Tag Archives: Music

Nerdy Picks of the 2019 Vancouver Fringe Theatre Festival

3 Sep

VanFringeFest_2019.jpgSome of the performers who appeared at the Victoria Fringe Festival do not have long to relax with the Vancouver celebration coming up days after. It’s a bigger event allowing for more venues and less walking to get around. In the works I have missed, I’m glad I have the option to do a day-trip over (weekend is better) to catch up on those that I missed due to overlap or some other reason.

When more space is available, this event held on Granville Island (and a few other areas nearby) allows for more acts to be pulled from the hat. In addition to those shows in my picks of the Victoria Fringe Theatre event that are travelling over, my choices of this year include:

Carey-OK!: Timeless Timely Tunes

Carey-OK!:
Timeless Timely Tunes

Chip Pop Productions
Victoria, Canada
Playwright: Carey Wass
A mix of Robin Williams and Reggie Watts, Fringe fave Wass (Ride the Cyclone, **** —Globe & Mail) unleashes a one-man a cappella musical that blends singing, beatboxing, rapping, and dance into a series of uplifting song-o-logues about anxiety, social media, and his journey living in Vietnam.

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This Little Light of Mine is on a Free Trip to Egypt

29 Jul

Playing at The Vic Theatre
808 Douglas St,
Victoria, BC 

Runs till Aug 1st, 2019

For showtimes and online ticket purchases, please click here.
Please check local listings for a screening near you.

I will gladly accept a Free Trip to Egypt. Had I learned about Tarek Mounib‘s mission to reverse the xenophobia and reveal the true side of this country, I’ll be there in an instant! I want to take in the ancient wonders of the world and experience the culture as it is now. People forget that the Egypt we know of today differs from the one from the antiquities. They were occupied by at least five other nations when the pharaonic world was fading. My assumption is that some stayed and became citizens. The creative mind behind this project comes from a blended society. Given how old this country is, the mix of Greco, French, Roman, Nubian, Ottoman, and Arab in some bloodlines is no surprise.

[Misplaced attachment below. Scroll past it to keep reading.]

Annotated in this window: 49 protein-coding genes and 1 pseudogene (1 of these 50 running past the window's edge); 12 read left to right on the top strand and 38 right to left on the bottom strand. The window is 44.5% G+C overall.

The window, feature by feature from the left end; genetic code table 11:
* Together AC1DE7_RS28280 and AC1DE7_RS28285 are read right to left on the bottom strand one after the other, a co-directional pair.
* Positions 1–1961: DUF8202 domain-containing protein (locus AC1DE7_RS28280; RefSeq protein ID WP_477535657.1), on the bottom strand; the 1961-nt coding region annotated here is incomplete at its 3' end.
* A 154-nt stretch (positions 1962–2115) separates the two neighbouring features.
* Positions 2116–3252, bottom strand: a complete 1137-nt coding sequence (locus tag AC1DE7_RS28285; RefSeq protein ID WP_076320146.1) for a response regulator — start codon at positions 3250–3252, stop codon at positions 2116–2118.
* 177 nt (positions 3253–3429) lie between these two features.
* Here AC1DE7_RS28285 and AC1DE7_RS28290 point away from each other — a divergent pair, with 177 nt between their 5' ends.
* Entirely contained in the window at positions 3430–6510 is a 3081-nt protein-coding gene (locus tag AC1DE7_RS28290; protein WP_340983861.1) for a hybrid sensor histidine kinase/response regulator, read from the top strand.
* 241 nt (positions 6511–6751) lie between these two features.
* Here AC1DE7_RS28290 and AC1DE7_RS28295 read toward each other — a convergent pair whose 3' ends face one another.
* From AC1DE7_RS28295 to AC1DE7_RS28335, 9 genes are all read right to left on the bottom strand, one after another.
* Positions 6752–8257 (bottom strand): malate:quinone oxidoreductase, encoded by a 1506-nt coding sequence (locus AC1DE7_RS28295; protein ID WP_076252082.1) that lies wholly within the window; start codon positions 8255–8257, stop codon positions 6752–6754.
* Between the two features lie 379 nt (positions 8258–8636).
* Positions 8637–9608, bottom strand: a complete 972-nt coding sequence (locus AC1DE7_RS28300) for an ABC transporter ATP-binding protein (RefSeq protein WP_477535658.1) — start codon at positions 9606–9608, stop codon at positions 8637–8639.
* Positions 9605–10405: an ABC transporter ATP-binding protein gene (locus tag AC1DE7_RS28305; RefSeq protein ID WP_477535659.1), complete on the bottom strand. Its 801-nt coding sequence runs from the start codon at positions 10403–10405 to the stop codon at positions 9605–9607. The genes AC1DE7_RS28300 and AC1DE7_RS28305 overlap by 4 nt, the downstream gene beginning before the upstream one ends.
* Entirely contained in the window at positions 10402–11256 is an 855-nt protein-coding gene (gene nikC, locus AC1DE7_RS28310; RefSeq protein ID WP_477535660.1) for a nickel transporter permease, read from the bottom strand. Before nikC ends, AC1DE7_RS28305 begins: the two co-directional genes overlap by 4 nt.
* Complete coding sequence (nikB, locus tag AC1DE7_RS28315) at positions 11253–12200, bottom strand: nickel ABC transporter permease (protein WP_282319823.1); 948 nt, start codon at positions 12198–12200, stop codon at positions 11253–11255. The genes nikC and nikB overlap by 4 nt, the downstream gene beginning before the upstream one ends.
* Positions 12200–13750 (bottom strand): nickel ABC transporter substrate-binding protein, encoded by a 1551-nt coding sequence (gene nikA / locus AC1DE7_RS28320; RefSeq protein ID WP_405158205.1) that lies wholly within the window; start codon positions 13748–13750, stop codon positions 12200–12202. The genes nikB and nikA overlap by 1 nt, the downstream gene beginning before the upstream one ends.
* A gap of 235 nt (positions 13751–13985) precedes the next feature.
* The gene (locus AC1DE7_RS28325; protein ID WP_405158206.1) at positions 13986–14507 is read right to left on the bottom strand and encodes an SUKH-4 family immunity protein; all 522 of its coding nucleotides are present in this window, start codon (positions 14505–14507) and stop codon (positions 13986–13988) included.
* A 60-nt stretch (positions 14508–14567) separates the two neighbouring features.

Mounib is a Canadian-Egyptian entrepreneur living in Switzerland. In response to increasing levels of xenophobia and portrayal of the predominately Arab world on broadcast media, he reached out to people who fear his culture. Some reactions are straight out of what one would expect in buying into the (sic WW2 era) propaganda and others with trepidation. With those that he found, five people in total, they got an eye-opening trip.

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Vancouver Retro Gaming Expo 2019 Report

25 Jun

20190622_111629By Ed Sum
(The Vintage Tempest)

It’s very rare that I get to ply my video game handle at a show. When the days of Golden (and Silver Age) gaming meets modern arts at the Vancouver Retro Gaming Expo, I’m in the zone. This event was held on June 22, 2019. It’s now in its eighth year. Tournaments, music performances, and panels make up most of this one-day show. and its present location includes a New Media Gallery.

To have this exhibition in the middle of a sprawling metropolis, the municipality of New Westminster is the right spot to locate this show. The Anvil Center is the center of a nice hub where the Fraser River cuts through. Food and the arts are nearby. On a beautiful sunny day, this neighbourhood is a nice place to explore. Those wanting a history lesson of the area will get more than one since the area includes three nearby museums.

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[From the Archives] From Baseline to Big in Japan – Tennis Pro, The Interview

17 Jun

By Ed Sum
(The Vintage Tempest)

Originally published in 2015 on Vivascene
This interview I conducted has since disappeared.
Revised edition June 2019

Ask any musician, and you will hear that breaking into the music scene is tough. To get the recognition that matters is even harder. Seattle-based band, Tennis Pro, found that they had to take their act to another country because in the good ol’ United States of America, their local music scene was quite stagnant.

“I think that Seattle, after the 90’s explosion [with grunge music], has struggled to find its identity musically,” said drummer Sean Lowry. In his opinion, the city had fallen into a melancholy folk-rock wasteland.

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